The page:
Japan Rebukes Translator Over Remark Made by PM Shinzo Abe

Japan Prime Minister Shinzo Abe during the forum in Davos, Switzerland.
Japan Prime Minister Shinzo Abe during the forum in Davos, Switzerland.

The Japanese government rebuked a private translation firm due to a translation made by one of its employees on a statement made by Japanese Prime Minister Shinzo Abe which drew a comparison on current Sino-Japanese relations to those in Europe before WWI.

As reported by Japan’s news portals – Asahi Shimbun and Sankei Shimbun, the country’s foreign ministry pointed out that the said employee of the translation company added words to the comments made by Prime Minister Shinzo Abe during an audience with the international press at the the World Economic Forum held in Davos, Switzerland last month.

The Asahi added that the ministry has issued a warning to the firm and the said translator. A foreign ministry official has also told AFP, a French press agency, that they have given the said firm a performance review but refused to give further details regarding it.

PM Shinzo Abe had been quoted by major news outlets, as he compared the current relations between China and Japan to that of what Britain and Germany had before the outbreak of WWI, as saying that both were in a “similar situation”. However, a transcript of of the original remarks made by Shinzo Abe do not contain this disputed phrase.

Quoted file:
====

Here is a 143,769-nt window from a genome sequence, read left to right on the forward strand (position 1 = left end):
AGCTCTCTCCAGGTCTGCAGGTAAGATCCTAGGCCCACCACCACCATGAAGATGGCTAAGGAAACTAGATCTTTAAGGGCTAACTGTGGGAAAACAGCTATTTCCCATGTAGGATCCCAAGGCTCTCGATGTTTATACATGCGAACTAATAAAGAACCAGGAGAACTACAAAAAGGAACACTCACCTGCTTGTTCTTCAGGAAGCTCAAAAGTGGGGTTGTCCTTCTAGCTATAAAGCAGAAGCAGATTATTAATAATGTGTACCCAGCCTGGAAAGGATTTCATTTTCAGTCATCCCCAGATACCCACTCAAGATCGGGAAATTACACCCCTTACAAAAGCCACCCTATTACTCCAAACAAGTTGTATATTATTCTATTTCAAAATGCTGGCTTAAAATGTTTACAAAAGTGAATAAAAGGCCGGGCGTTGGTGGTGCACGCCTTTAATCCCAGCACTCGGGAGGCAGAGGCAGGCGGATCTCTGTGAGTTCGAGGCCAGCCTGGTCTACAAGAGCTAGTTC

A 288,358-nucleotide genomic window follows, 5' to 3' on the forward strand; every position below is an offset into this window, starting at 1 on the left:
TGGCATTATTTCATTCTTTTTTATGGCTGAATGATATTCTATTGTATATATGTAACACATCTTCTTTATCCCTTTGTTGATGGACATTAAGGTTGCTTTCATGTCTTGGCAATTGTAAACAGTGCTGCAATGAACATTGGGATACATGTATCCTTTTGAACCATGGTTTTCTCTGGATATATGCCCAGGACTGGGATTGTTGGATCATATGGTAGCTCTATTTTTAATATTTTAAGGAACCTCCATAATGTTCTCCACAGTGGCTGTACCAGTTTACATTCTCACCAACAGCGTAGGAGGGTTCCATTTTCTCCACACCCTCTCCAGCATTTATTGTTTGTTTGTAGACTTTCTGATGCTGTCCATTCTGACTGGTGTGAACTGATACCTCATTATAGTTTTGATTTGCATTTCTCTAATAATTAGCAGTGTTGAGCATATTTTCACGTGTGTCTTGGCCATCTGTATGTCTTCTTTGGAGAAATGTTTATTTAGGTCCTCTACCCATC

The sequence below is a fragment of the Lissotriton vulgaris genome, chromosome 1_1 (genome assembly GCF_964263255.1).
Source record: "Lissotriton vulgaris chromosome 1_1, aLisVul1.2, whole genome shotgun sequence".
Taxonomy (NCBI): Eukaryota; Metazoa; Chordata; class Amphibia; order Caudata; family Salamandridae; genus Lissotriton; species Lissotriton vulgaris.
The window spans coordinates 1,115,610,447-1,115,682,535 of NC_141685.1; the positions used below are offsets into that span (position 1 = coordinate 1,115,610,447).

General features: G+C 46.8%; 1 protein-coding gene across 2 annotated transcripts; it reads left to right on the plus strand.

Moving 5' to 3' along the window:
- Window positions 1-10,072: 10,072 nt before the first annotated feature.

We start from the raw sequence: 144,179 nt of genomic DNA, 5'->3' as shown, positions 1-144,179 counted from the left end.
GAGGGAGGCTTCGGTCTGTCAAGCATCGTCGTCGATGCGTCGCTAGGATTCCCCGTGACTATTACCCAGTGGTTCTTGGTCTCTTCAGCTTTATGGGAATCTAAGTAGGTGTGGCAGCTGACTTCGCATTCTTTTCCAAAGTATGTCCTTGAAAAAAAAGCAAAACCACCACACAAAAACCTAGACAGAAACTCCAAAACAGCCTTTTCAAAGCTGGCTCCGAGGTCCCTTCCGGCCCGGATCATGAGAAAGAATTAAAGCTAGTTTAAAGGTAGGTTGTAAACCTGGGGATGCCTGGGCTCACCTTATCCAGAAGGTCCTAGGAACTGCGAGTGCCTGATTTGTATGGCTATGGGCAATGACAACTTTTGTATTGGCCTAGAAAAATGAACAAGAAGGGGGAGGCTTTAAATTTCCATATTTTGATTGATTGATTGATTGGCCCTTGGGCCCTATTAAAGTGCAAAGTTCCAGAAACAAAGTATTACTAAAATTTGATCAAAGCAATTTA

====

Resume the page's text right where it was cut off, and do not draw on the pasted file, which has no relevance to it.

Furthermore, AFP has let out the translation provided by the country’s chief cabinet secretary.

PM Shinzo Abe was asked that time about the possibility of China and Japan engaging in war and here was how he answered the question:

“This year marks the 100th year since World War I. At the time, Britain and Germany had a strong economic relationship, but they went to war. I mention this historical background by way of additional comment.

“If something like you suggest were to happen, it would cause serious losses to both Japan and China, but also cause significant damage to the world. We must ensure this will not happen.”

Shinzo Abe’s reported remarks were slammed by commentators as “inflammatory” while China dubbed them as “anachronistic”.

China and Japan currently are not in good relations because of sovereignty issues over a group of disputed islands in the East China Sea; paramilitary confrontations between the two countries had been mounting over the months in the background.

In addition to that, the recent visit made by PM Shinzo Abe on a detested war shrine in Japan added fuel to the tension existing between the two Asian countries.

– Global Post reports

Heziel Pitogo

Heziel Pitogo is one of the authors writing for WAR HISTORY ONLINE